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An investigation into hyperlocal journalism in the UK and how it creates value for citizens

Harte, David 2017. An investigation into hyperlocal journalism in the UK and how it creates value for citizens. PhD Thesis, Cardiff University.
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Since the early 2000s, a largely Internet-based network of independent news operations has emerged focused on small geographic areas in the UK, often run by non-professional journalists. ‘Hyperlocal’ journalism seems to have captured the imagination of academics and policy-makers, with some arguing that it has the potential to fill the democratic deficit caused by the decline of mainstream local newspapers. Attention has largely focused on the journalistic values of these websites rather than their wider cultural value, with relatively little recourse to primary research in the UK context. This thesis addresses both of those aspects by drawing on a range of data: a large-scale overview of the sector, three case study accounts of hyperlocal news operations, and an analysis of interviews with practitioners. The research finds that hyperlocal news operations are spread across the UK and collectively produce an impressive number of news stories. In that sense, they play a useful role in local news ecologies and their independence marks them out as an alternative to an increasingly consolidated mainstream local news sector. Hyperlocal news operations are gaining legitimacy through engagement with audiences on social media and through recognition by other news media. The thesis also finds that the hyperlocal journalist is often motivated by a desire to redress mainstream media’s representation of their locality or by a single campaign issue. Hyperlocal journalists traverse both the digital ‘beat’ and the real-world ‘beat’, using reciprocal journalism practices in order to build a community around their service. However, many services are precariously placed as the journalists exploit their own labour and avoid engaging fully with issues of economic sustainability. Taking a case study approach, the thesis explores the working practices and environments of three hyperlocal news operations in detail, including looking at audience engagement. It finds further evidence of these issues of precarity, making the potential of sustaining hyperlocal operations difficult. However, the case study accounts also highlight the value of focusing on everyday aspects of community life and how that can help build audiences and enable citizens to become participants in content creation and distribution. Finally, the thesis argues that hyperlocal can play a more vital role in the UK’s local news landscape should the right conditions be created by policy-makers to create a more level regulatory playing-field.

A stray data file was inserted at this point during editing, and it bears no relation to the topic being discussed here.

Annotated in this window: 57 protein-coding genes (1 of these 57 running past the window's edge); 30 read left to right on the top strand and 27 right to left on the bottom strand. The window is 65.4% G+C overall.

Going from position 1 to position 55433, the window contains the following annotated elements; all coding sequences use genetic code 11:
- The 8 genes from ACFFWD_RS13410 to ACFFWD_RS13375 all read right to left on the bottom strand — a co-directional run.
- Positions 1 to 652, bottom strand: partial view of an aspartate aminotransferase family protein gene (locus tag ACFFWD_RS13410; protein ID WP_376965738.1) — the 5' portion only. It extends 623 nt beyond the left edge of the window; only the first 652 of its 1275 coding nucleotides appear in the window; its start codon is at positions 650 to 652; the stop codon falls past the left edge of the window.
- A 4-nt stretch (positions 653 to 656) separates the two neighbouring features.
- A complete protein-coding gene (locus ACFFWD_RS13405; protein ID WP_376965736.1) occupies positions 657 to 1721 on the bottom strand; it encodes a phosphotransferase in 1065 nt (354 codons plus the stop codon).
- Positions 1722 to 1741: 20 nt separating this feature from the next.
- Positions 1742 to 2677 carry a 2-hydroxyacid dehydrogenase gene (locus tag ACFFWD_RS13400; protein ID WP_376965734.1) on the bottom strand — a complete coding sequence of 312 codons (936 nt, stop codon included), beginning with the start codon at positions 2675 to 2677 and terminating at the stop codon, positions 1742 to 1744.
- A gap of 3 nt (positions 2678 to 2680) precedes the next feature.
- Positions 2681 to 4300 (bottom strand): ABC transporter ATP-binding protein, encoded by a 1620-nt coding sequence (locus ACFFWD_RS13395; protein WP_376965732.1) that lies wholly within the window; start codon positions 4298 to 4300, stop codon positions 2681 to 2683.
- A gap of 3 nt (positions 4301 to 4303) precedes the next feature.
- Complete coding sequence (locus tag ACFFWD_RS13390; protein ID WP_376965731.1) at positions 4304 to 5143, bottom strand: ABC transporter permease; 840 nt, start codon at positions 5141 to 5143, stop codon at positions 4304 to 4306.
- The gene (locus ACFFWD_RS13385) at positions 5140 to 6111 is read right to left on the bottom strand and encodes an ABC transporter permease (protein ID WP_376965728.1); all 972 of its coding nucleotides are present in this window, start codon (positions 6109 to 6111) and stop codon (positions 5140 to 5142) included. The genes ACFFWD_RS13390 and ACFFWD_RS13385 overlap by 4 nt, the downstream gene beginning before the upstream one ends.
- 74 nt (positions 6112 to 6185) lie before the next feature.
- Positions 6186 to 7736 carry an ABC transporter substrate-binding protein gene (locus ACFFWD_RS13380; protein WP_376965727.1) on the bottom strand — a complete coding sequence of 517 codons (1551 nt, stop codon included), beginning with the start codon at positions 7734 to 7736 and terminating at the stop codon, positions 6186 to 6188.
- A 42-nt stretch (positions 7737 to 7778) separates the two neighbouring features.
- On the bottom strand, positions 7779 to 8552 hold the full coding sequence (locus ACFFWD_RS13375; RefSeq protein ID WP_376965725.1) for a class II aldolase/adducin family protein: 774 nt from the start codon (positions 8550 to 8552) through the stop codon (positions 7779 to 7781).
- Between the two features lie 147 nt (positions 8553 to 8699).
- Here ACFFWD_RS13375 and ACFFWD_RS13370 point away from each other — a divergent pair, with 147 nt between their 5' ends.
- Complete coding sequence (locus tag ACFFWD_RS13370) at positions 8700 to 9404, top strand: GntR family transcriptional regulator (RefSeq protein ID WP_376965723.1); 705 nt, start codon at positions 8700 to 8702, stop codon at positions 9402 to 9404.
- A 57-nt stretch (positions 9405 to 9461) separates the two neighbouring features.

Item Type: Thesis (PhD)
Status: Unpublished
Schools: Journalism, Media and Culture
Subjects: H Social Sciences > H Social Sciences (General)
J Political Science > JA Political science (General)
Date of First Compliant Deposit: 24 May 2017
Last Modified: 04 Jun 2017 09:50

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